Like Monet, Russell often painted the same scene repeatedly in order to capture the myriad of different effects from the light (Tunnicliffe, 2018, p. 53). The views at Belle-Ile changed so dramatically with the light and the weather that the scenes could easily be mistaken as different localities. Russell’s focus was directed towards light and colour, rather than a specific subject. The colour was primarily his subject (Margin, 2018).

 “In the Afternoon” has no specific object to focus on yet the painting draws attention straight to the colour of the field, the yellow trees and the dazzling mountains. Typical of other impressionists’ styles, the angle for the viewer is unusual, almost elevated at the foreground. Yet the eye is definitely led gently from the intrigue of the oddly coloured shadow in the foreground to search further into the distance. The visual focus is on the trees, both yellow and bare, and the mountains, which even the sky seems to reach toward in the distance; yet they are the palest, least formed object in the picture.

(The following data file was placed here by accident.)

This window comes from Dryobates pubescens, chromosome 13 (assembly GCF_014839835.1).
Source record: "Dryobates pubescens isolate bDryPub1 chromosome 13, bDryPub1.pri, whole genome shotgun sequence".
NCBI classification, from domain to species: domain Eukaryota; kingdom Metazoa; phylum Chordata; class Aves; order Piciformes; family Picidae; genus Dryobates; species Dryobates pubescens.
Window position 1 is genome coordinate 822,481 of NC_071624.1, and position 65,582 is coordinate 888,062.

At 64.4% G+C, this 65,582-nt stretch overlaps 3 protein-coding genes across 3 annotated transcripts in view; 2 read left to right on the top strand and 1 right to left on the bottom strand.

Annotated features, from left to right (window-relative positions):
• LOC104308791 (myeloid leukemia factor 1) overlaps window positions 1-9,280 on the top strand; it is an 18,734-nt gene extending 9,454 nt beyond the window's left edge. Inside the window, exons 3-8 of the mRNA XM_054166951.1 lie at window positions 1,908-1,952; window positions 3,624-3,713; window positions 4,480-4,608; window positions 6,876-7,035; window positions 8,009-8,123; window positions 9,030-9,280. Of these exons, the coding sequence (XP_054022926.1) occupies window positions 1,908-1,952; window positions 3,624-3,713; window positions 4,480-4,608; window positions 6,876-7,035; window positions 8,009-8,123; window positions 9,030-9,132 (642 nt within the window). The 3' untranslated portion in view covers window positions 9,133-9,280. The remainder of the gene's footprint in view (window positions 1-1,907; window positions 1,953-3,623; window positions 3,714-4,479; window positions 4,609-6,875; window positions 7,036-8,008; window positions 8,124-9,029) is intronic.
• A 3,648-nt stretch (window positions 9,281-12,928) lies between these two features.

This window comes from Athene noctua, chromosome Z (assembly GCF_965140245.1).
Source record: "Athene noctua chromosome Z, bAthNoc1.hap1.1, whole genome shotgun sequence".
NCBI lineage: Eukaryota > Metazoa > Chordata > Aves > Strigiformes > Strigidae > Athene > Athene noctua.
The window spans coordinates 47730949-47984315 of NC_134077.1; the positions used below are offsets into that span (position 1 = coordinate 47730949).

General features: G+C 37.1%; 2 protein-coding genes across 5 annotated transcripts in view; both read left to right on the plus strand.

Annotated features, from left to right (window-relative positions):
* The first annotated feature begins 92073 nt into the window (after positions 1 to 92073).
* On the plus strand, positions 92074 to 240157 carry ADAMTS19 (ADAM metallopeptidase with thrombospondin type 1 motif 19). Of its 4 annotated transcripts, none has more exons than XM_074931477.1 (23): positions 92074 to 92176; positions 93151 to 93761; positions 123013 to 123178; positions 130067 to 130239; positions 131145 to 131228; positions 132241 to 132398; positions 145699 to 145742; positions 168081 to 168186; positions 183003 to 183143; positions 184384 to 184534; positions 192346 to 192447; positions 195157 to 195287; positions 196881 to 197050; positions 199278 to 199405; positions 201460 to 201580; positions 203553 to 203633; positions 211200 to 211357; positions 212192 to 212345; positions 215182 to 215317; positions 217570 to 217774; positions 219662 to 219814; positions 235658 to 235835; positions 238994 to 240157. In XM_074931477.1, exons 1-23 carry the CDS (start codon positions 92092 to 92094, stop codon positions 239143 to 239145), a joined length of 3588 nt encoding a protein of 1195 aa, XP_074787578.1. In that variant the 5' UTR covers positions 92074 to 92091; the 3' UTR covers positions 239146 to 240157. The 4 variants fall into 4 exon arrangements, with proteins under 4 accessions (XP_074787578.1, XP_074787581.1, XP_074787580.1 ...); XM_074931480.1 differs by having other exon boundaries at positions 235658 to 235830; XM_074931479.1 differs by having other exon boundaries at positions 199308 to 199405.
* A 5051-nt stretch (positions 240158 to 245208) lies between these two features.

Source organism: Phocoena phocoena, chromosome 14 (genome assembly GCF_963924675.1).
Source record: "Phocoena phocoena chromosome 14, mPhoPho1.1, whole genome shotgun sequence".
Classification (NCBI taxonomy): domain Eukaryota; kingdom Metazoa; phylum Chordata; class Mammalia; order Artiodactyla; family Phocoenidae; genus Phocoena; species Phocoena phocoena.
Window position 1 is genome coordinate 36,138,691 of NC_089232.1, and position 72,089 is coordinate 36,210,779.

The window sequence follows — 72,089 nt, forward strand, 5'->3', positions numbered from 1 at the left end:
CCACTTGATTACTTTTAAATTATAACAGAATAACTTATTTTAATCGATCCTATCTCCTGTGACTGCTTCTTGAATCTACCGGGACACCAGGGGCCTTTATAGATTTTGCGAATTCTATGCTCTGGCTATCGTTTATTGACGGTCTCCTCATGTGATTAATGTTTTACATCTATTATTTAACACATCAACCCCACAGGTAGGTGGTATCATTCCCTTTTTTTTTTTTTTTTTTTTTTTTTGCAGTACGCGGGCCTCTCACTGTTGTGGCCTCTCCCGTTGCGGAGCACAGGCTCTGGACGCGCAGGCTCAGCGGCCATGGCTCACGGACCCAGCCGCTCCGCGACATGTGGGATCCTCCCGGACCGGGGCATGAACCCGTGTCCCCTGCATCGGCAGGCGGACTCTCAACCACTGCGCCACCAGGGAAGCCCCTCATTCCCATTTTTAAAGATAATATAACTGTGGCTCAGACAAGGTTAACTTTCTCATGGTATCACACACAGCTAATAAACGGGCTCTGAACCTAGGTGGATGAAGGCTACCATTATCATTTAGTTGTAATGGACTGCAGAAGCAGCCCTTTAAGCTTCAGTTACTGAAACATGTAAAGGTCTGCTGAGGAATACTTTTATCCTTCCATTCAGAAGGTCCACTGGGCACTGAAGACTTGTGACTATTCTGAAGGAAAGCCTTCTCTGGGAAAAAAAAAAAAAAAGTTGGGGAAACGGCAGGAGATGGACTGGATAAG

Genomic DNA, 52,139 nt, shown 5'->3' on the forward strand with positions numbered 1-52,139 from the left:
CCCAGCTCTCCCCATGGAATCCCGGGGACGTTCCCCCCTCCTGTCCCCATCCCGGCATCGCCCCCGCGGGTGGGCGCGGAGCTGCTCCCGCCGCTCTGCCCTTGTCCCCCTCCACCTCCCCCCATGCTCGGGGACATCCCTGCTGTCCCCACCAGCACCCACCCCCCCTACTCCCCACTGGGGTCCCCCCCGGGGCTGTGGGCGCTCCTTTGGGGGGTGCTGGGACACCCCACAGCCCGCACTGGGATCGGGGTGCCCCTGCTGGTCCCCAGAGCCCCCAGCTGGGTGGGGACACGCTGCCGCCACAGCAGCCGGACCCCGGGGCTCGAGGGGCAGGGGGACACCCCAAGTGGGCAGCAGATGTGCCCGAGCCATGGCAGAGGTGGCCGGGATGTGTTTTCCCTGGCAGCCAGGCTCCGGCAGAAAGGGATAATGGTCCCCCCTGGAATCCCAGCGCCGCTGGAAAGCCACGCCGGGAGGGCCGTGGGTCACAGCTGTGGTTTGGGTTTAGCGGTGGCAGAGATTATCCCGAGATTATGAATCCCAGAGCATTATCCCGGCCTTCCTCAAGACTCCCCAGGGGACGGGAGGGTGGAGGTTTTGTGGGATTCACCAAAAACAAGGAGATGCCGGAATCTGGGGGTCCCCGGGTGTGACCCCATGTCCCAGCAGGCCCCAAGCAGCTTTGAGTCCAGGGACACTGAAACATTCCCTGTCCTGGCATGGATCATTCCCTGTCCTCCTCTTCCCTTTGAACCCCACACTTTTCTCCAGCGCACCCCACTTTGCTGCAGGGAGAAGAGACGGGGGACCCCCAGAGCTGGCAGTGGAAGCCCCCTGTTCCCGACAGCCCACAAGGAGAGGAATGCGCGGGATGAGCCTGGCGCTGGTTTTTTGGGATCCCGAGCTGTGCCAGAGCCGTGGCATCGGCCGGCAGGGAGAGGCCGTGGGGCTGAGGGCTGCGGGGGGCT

Russell’s work shows all the characteristics of the impressionist painters of the time. His choice of pure colours, broad visible brush strokes and ability to capture light in moments of time are cleverly knitted together to form a luminescent visual delight.

 

 

 

 

Bibliography